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Glaring expressionism coupled with rip-roaring layers of acoustic-electric sound-sculpting maneuvers yield the bountiful fruit on this manifold studio date. When guitarist Nels Cline isn't tearing it up with the popular alt-rock band Wilco, he's knee-deep in progressive-jazz, free-form experimental and jazz-rock formats. He's catapulted to the upper echelon of modern guitarists, paralleling the colossal faculties of bassist William Parker and pianist Thollem McDonas.
Parker has been a perennial driving force behind the reshaping of jazz along with the improvisational paradigms that follow, and generates a propulsive yet, at times, pensive undertow on the sixteen-minute "Lives." As McDonas kicks it off with a loosely organized series of trickling ethereal notes, insinuating a spiritual perimeter of sorts.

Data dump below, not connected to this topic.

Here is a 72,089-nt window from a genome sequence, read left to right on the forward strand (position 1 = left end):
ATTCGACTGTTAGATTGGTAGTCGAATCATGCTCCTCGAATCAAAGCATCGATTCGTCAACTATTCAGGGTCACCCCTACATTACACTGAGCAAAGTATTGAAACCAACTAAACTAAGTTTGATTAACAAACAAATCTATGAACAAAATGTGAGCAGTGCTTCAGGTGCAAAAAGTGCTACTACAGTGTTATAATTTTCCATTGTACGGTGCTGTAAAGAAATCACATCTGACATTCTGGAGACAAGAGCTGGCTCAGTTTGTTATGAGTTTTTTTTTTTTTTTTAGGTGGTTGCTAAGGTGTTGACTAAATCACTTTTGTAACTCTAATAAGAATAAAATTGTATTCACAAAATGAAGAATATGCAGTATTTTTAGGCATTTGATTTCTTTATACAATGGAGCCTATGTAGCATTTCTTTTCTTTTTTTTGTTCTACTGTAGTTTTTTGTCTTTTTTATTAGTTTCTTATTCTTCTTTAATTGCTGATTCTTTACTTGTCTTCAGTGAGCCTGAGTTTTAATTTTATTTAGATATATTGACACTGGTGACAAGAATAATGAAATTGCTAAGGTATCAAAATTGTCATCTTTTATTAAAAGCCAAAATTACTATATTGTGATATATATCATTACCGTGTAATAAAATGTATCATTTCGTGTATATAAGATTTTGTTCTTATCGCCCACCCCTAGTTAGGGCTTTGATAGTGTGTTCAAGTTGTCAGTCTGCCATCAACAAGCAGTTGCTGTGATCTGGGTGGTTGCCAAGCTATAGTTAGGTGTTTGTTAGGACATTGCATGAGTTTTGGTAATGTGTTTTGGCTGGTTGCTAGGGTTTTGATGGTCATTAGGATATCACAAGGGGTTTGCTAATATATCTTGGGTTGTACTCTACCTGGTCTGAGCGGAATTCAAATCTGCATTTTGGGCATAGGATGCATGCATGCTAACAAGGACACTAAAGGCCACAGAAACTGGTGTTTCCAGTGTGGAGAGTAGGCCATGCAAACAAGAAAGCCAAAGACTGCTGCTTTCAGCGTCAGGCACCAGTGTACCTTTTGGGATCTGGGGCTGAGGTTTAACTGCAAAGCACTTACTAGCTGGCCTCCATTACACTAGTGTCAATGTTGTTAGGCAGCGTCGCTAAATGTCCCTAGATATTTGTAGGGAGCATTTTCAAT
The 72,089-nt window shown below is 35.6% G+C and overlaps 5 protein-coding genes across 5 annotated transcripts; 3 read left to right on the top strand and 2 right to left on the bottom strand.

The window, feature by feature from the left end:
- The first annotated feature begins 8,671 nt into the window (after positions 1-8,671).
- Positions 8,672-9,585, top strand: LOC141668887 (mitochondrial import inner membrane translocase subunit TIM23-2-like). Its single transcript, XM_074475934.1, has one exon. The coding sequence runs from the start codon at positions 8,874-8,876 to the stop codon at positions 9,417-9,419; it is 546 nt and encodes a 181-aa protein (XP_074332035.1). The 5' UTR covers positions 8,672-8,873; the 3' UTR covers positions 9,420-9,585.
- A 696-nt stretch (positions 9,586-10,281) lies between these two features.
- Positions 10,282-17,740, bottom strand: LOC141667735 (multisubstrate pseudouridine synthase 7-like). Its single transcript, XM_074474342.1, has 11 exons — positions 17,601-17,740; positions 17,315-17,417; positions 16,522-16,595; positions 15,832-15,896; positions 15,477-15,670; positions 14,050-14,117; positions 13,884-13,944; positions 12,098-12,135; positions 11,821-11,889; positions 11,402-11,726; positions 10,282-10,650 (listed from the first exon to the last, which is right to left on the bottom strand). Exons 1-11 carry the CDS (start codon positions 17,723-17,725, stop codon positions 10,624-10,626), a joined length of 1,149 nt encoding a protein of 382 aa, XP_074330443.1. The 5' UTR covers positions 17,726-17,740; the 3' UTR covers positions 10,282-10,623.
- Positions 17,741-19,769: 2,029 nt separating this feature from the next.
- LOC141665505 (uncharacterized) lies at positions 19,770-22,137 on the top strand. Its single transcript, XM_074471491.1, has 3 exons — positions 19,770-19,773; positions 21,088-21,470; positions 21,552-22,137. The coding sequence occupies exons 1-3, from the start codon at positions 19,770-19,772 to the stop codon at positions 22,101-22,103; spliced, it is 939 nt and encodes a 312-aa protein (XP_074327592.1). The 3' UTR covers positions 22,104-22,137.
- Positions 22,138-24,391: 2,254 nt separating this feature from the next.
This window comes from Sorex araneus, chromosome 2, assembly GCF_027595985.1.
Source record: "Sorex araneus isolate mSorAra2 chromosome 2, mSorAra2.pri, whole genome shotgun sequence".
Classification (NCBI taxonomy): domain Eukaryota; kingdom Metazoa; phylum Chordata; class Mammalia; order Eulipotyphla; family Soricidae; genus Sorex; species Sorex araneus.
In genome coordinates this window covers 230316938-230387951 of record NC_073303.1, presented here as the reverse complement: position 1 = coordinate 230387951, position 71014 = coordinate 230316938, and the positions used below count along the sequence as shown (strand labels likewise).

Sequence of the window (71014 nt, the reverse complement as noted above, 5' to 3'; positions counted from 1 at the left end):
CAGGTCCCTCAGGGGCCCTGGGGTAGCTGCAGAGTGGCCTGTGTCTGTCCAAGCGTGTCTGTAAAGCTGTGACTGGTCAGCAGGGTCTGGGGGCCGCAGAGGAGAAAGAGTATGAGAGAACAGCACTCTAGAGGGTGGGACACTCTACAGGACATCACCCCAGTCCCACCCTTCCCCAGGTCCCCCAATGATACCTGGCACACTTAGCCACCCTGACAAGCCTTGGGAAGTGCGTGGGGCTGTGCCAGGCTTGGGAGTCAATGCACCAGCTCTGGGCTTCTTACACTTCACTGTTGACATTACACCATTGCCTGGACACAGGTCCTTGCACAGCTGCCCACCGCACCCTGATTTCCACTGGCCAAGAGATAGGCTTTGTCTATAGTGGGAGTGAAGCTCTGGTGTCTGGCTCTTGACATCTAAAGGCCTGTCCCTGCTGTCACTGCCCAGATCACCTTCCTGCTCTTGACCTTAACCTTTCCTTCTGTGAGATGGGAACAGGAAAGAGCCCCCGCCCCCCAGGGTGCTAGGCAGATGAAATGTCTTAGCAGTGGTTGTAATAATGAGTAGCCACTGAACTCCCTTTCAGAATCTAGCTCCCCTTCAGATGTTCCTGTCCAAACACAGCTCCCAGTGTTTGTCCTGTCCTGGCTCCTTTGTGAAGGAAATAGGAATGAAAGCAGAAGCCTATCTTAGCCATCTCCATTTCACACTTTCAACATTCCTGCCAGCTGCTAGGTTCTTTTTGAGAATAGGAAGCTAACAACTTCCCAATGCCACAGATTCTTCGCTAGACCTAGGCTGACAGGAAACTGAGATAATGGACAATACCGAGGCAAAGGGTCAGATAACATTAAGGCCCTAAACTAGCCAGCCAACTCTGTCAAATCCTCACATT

The artists align their wares via a feeling out process, energized by Cline's note-bending exercises and strings scraping techniques, leading to a spiraling improvisational fest, designed with overlapping statements and intense three-way conversations. Lucid imagery remains a continuum as the trio's linear onslaughts intimate harrowing backdrops, abetted by Parker's creaky and ominously designed phrasings
"Lives" vividly mimics the human condition for all of its ups and downs, while showcasing this trio's striking creativity and soul-probing modalities.
Personnel: Thollem McDonas: piano; William Parker: bass; Nels Cline: electric guitar.
I love jazz because I enjoy the freedom.
I was first exposed to jazz when I was 17.
I met Cedar Walton at a concert in San Paulo.
The best show I ever attended was Helio Jambao trio.
The first jazz record I bought was Witchcraft by George Benson.
My advice to new listeners is listen to the old school first.